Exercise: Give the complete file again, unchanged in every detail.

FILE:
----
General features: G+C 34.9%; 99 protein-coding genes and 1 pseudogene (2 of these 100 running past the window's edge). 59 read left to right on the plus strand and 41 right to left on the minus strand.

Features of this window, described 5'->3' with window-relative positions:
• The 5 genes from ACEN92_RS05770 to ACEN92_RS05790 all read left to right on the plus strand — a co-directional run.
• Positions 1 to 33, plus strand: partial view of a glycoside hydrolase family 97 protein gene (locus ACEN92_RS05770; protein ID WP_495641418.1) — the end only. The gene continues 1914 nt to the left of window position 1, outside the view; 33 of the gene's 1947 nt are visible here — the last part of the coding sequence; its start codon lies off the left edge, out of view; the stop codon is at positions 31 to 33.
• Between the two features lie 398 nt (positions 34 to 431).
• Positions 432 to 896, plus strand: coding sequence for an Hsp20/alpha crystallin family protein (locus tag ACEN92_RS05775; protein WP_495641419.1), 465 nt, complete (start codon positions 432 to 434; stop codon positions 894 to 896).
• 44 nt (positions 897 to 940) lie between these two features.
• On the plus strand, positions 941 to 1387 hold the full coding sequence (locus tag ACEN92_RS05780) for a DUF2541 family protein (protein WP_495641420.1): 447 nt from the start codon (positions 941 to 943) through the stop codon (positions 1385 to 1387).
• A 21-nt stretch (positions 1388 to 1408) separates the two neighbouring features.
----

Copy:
General features: G+C 34.9%; 99 protein-coding genes and 1 pseudogene (2 of these 100 running past the window's edge). 59 read left to right on the plus strand and 41 right to left on the minus strand.

Features of this window, described 5'->3' with window-relative positions:
• The 5 genes from ACEN92_RS05770 to ACEN92_RS05790 all read left to right on the plus strand — a co-directional run.
• Positions 1 to 33, plus strand: partial view of a glycoside hydrolase family 97 protein gene (locus ACEN92_RS05770; protein ID WP_495641418.1) — the end only. The gene continues 1914 nt to the left of window position 1, outside the view; 33 of the gene's 1947 nt are visible here — the last part of the coding sequence; its start codon lies off the left edge, out of view; the stop codon is at positions 31 to 33.
• Between the two features lie 398 nt (positions 34 to 431).
• Positions 432 to 896, plus strand: coding sequence for an Hsp20/alpha crystallin family protein (locus tag ACEN92_RS05775; protein WP_495641419.1), 465 nt, complete (start codon positions 432 to 434; stop codon positions 894 to 896).
• 44 nt (positions 897 to 940) lie between these two features.
• On the plus strand, positions 941 to 1387 hold the full coding sequence (locus tag ACEN92_RS05780) for a DUF2541 family protein (protein WP_495641420.1): 447 nt from the start codon (positions 941 to 943) through the stop codon (positions 1385 to 1387).
• A 21-nt stretch (positions 1388 to 1408) separates the two neighbouring features.